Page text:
>    private final Destination responseDestination;
>    private long timeout = TIMEOUT;
>
>    private final String clientUid;
>
>    @Resource
>    private JmsTemplate jmsTemplate;
>
>    public SynchronousJmsRequestor(
>
>            final Destination requestDestination,
>            final Destination responseDestination,
>            final String clientUid) {
>
>        this.responseDestination = responseDestination;
>        this.requestDestination = requestDestination;
>        this.clientUid = clientUid;
>    }
>
>
>
>    public Serializable request(final String serverUid, final Serializable
> payload) throws JMSException {
>
>        JmsDelegate jmsDelegate = new JmsDelegate(payload,
> requestDestination, responseDestination, serverUid, clientUid,
>            timeout);
>
>        ObjectMessage response = (ObjectMessage)
> jmsTemplate.execute(jmsDelegate, true);
>
>        return response == null ? null : response.getObject();
>    }
>
>
>    public long getTimeout() {
>        return timeout;
>    }
>
>
>    public void setTimeout(long timeout) {
>        this.timeout = timeout;
>    }
> }
>
> class JmsDelegate implements SessionCallback<Message> {
>
>    private Serializable payload;
>    private final Destination requestDestination;
>    private final Destination responseDestination;
>    private String serverUid;
>    private final String clientUid;
>    private long timeout;
>
>    public JmsDelegate(Serializable payload, Destination
> requestDestination, Destination responseDestination,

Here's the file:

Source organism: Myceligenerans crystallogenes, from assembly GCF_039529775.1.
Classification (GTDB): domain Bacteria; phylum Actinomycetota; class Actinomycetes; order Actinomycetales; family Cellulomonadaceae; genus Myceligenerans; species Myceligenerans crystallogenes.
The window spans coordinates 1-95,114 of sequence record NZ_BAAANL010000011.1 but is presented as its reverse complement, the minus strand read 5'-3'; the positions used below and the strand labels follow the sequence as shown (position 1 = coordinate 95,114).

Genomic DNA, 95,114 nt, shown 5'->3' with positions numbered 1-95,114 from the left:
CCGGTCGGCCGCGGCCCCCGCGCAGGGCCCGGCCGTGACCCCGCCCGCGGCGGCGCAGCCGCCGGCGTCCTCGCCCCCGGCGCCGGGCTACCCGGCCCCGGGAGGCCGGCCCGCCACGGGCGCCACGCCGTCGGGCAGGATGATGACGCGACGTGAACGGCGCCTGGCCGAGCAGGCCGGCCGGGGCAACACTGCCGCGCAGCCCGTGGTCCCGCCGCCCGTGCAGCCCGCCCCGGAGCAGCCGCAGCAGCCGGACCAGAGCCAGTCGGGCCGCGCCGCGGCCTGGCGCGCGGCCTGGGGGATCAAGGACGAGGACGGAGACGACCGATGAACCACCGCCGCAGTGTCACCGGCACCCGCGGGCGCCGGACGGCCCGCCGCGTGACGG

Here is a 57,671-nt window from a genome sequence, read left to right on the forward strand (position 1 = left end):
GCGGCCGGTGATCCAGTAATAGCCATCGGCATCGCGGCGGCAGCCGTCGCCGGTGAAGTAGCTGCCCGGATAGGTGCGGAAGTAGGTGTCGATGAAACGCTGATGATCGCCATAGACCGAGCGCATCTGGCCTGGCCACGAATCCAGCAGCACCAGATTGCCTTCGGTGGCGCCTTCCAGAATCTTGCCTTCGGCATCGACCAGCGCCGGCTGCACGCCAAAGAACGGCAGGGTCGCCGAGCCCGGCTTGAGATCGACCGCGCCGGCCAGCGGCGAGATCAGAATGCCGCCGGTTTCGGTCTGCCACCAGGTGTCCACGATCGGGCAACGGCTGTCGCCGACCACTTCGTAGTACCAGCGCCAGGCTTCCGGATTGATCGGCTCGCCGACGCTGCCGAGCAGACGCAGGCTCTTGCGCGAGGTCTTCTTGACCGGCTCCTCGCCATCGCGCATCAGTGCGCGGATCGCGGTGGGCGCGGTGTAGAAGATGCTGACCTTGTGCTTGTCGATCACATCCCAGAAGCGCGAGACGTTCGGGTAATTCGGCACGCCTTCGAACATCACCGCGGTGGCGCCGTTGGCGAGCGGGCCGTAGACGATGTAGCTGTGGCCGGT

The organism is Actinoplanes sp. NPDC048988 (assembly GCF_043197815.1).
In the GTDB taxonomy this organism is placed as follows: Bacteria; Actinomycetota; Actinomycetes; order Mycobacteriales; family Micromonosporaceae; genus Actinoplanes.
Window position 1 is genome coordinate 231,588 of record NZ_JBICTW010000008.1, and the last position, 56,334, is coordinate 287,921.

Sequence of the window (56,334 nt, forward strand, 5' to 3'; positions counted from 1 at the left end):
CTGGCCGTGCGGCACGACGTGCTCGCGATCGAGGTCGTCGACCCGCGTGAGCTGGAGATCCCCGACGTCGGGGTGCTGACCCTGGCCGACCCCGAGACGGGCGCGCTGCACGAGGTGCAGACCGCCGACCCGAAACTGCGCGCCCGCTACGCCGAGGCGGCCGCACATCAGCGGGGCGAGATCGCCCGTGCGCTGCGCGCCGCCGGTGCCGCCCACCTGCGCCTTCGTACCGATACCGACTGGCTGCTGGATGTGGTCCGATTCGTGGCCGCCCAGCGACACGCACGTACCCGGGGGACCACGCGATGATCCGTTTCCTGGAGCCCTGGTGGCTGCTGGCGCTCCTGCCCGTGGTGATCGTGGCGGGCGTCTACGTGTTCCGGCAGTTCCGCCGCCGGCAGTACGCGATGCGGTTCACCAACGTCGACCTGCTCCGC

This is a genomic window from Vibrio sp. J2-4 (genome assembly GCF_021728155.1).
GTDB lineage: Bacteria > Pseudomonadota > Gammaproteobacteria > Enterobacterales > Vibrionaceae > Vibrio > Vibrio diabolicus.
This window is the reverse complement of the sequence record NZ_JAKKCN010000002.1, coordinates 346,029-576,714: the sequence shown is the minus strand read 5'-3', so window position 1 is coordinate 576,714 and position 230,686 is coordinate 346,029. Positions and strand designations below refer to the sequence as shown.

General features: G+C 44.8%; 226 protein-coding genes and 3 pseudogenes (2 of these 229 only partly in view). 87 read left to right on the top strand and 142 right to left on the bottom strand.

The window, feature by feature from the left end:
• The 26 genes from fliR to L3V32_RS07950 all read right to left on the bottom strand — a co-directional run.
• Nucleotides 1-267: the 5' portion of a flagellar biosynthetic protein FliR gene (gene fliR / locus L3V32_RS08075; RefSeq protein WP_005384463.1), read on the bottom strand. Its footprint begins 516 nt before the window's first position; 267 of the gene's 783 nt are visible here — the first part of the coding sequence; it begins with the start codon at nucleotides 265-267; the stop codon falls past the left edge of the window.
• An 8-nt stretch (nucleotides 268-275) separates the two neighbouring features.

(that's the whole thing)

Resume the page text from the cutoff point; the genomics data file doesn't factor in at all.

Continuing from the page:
>                       String serverUid, String clientUid, long timeout) {
>        super();
>        this.payload = payload;
>        this.requestDestination = requestDestination;
>        this.responseDestination = responseDestination;
>        this.serverUid = serverUid;
>        this.clientUid = clientUid;
>        this.timeout = timeout;
>    }
>
>    @Override
>    public Message doInJms(final Session session) throws JMSException {
>        MessageConsumer consumer = null;
>        MessageProducer producer = null;
>
>        try {
>            final String correlationId = UUID.randomUUID().toString();
>
>           * consumer = session.createConsumer(responseDestination,
> "JMSCorrelationID = '" + correlationId + "'");*
>
>            final ObjectMessage message =
> session.createObjectMessage(payload);
>            message.setJMSCorrelationID(correlationId);
>            message.setStringProperty("CLIENT_ID", clientUid);
>            message.setStringProperty("SERVER_ID", serverUid);
>            producer = session.createProducer(requestDestination);
>            *producer.send(message);*
>
>            *return consumer.receive(timeout);*
>        } finally {
>            // Don't forget to close your resources
>            JmsUtils.closeMessageConsumer(consumer);
>
>            JmsUtils.closeMessageProducer(producer);
>        }
>    }
> }
>
> Cheers,
> Kai



-- 
http://fusesource.com
http://blog.garytully.com